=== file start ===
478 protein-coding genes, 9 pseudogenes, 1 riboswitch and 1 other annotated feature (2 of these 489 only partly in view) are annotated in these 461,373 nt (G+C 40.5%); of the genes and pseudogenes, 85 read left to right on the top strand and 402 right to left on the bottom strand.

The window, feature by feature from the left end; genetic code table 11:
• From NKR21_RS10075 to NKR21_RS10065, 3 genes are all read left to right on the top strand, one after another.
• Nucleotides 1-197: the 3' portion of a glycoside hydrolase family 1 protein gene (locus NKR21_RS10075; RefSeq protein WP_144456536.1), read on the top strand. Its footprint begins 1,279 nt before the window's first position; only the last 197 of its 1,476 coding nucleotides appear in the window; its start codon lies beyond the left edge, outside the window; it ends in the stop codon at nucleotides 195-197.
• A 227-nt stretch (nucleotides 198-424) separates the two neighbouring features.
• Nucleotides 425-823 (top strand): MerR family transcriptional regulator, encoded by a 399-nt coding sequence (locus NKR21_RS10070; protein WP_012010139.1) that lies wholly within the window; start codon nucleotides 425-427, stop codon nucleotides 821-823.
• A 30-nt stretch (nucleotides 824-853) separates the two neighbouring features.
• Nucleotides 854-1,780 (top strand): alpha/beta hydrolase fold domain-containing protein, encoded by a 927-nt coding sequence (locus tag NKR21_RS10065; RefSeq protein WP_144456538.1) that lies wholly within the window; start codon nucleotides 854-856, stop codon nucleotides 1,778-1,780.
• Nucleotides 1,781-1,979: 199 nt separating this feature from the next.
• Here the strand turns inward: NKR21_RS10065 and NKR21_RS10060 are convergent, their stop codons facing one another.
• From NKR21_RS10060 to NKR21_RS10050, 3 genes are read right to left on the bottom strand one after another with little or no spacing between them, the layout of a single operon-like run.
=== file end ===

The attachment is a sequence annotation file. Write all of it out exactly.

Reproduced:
478 protein-coding genes, 9 pseudogenes, 1 riboswitch and 1 other annotated feature (2 of these 489 only partly in view) are annotated in these 461,373 nt (G+C 40.5%); of the genes and pseudogenes, 85 read left to right on the top strand and 402 right to left on the bottom strand.

The window, feature by feature from the left end; genetic code table 11:
• From NKR21_RS10075 to NKR21_RS10065, 3 genes are all read left to right on the top strand, one after another.
• Nucleotides 1-197: the 3' portion of a glycoside hydrolase family 1 protein gene (locus NKR21_RS10075; RefSeq protein WP_144456536.1), read on the top strand. Its footprint begins 1,279 nt before the window's first position; only the last 197 of its 1,476 coding nucleotides appear in the window; its start codon lies beyond the left edge, outside the window; it ends in the stop codon at nucleotides 195-197.
• A 227-nt stretch (nucleotides 198-424) separates the two neighbouring features.
• Nucleotides 425-823 (top strand): MerR family transcriptional regulator, encoded by a 399-nt coding sequence (locus NKR21_RS10070; protein WP_012010139.1) that lies wholly within the window; start codon nucleotides 425-427, stop codon nucleotides 821-823.
• A 30-nt stretch (nucleotides 824-853) separates the two neighbouring features.
• Nucleotides 854-1,780 (top strand): alpha/beta hydrolase fold domain-containing protein, encoded by a 927-nt coding sequence (locus tag NKR21_RS10065; RefSeq protein WP_144456538.1) that lies wholly within the window; start codon nucleotides 854-856, stop codon nucleotides 1,778-1,780.
• Nucleotides 1,781-1,979: 199 nt separating this feature from the next.
• Here the strand turns inward: NKR21_RS10065 and NKR21_RS10060 are convergent, their stop codons facing one another.
• From NKR21_RS10060 to NKR21_RS10050, 3 genes are read right to left on the bottom strand one after another with little or no spacing between them, the layout of a single operon-like run.